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What is Filk Music?

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  • Written By: R. Kayne
  • Edited By: O. Wallace
  • Last Modified Date: 27 August 2014
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Of all the resources online dedicated to explaining filk music, many have one thing in common: they start out with a warning that there is no single, agreed-upon definition for it. An underground phenomenon grown by grassroots enthusiasm and ad-hoc spontaneity, filk music is its own happening. That said, some facts are clear. This music started among sci-fi fandom at conventions, possibly as far back as the 1920s, and consisted of both original music and song parodies of all things sci-fi — and other subjects to boot.

The name filk comes from a 1950s typo of an essay improperly entitled, "The Influence of Science Fiction on Modern American Filk Music," by Lee Jacobs. Many early sci-fi fans tended to be folk music fans that used music as an expression of social protest and comment. Hence, this music is considered expressive, but modified folk music. It is so popular there are traveling conventions dedicated to it, as well as groups and fans all over the globe.

While the roots of this music are steadfastly planted in the sci-fi community, as song parody it has traveled a long way back from the nether regions of space. Many people know perfectly well that song parody is filk, but are unaware that it also includes original music and came from sci-fi fandom. To this end, the internet is replete with discussions and debates trying to determine if Weird Al Yankovic is a filker or not.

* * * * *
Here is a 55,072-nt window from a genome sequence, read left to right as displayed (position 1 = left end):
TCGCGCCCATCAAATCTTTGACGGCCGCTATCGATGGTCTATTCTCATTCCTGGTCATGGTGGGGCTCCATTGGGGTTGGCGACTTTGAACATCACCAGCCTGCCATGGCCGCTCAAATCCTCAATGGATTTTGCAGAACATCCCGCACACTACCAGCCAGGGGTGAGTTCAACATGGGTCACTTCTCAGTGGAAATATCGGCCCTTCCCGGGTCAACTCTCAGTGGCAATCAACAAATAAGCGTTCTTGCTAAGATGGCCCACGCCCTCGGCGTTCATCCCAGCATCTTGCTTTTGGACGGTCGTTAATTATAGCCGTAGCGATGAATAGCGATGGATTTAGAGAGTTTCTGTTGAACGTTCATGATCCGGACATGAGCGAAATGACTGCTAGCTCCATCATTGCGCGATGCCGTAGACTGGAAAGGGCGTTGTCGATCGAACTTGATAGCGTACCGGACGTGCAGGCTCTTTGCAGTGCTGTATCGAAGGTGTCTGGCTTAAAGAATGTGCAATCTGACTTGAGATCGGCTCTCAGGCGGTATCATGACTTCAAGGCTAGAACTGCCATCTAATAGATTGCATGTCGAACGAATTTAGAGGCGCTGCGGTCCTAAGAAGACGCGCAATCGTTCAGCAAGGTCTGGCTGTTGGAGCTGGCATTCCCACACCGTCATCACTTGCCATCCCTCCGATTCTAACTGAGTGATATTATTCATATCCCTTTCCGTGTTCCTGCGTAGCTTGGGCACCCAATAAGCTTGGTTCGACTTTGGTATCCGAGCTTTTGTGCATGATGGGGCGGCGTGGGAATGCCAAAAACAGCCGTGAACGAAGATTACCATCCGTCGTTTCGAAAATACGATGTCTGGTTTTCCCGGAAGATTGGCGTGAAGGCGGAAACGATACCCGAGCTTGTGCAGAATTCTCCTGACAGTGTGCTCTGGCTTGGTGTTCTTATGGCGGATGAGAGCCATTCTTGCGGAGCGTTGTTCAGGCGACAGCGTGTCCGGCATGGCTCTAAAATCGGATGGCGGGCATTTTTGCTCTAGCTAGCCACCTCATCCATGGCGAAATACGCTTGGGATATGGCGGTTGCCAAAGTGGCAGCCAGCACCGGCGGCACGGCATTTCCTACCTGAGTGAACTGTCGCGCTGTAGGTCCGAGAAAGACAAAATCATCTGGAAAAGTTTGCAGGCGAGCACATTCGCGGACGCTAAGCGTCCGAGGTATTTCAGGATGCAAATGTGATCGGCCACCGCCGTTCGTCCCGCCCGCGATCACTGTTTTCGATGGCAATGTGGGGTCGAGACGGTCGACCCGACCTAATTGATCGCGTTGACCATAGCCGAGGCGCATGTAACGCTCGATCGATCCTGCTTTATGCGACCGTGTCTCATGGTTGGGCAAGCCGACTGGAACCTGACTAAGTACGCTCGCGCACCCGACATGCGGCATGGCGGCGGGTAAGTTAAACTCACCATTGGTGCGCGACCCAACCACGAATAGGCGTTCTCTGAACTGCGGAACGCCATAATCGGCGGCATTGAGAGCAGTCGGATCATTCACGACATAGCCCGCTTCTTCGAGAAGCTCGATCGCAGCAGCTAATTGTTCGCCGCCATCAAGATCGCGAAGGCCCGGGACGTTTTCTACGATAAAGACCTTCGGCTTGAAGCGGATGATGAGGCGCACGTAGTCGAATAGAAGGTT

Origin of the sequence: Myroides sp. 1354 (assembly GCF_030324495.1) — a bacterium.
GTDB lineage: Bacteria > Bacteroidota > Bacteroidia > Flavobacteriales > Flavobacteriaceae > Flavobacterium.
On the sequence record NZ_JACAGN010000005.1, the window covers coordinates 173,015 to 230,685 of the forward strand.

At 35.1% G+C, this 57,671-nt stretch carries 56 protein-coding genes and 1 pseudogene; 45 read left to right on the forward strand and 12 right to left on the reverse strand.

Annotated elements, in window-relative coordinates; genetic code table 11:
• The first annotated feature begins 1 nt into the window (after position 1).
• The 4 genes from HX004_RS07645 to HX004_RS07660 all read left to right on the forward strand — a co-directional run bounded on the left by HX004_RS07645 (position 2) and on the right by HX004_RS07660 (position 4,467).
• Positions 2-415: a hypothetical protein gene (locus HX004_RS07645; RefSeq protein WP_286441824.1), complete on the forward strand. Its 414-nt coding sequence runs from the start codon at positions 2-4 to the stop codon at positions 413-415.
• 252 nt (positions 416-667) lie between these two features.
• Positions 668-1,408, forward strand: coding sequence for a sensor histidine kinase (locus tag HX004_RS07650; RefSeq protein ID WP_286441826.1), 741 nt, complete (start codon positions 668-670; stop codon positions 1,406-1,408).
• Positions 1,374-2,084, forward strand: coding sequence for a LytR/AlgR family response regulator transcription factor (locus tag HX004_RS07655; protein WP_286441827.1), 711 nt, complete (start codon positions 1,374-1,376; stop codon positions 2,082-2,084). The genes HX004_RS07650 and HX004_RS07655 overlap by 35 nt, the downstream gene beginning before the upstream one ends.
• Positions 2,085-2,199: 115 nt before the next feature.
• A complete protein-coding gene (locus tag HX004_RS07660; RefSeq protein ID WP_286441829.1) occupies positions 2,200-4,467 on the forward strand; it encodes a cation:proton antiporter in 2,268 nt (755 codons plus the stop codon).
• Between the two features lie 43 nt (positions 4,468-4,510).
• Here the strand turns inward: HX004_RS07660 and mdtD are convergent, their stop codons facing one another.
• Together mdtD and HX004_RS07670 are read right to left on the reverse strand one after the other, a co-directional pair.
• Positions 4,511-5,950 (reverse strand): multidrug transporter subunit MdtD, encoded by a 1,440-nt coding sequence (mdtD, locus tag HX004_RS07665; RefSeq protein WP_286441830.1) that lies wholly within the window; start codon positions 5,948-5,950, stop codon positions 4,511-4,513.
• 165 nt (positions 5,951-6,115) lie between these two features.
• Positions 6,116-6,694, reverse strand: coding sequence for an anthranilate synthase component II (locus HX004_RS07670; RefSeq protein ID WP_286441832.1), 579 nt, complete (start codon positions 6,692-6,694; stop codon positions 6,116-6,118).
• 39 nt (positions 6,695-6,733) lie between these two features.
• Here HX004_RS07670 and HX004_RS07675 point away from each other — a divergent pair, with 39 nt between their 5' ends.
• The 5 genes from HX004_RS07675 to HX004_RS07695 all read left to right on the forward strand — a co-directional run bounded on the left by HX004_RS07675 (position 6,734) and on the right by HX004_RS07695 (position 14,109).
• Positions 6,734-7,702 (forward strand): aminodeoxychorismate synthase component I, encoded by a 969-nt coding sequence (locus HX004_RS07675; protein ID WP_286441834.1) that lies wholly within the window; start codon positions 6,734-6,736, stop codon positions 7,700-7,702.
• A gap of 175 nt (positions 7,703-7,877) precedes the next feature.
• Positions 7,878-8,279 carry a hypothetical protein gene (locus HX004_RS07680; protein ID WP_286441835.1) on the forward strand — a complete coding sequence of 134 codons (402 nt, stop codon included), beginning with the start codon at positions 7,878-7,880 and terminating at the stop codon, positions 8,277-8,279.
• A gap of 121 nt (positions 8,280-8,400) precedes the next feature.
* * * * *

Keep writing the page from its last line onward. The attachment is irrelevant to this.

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As parody, this music has often been featured on the small screen. Many examples could be found in the hit television series, Xena: Warrior Princess (1995-1999). In the third season's Fins, Femmes and Gems, love goddess Aphrodite blows love-dust in Gabrielle's face just as she glances into a mirror. Gabrielle becomes obsessed with herself and is soon happily singing her virtues to the tune of The Beverly Hillbillies Theme.

Though most filk has a sci-fi or fantasy theme, it can be about anything — a beloved pet, a car, even a computer. It is predominately acoustic in nature, in keeping with its folk roots, but electronic or a rockier versions also exist. It is most often shared as a group in late night singing sessions after standard conventions, or at conventions. While low-tech in its simplistic nature, the structure that drives this music today is predominantly technology-based interactive networks like the Internet, mailing lists, email rings, Web forums and so on.

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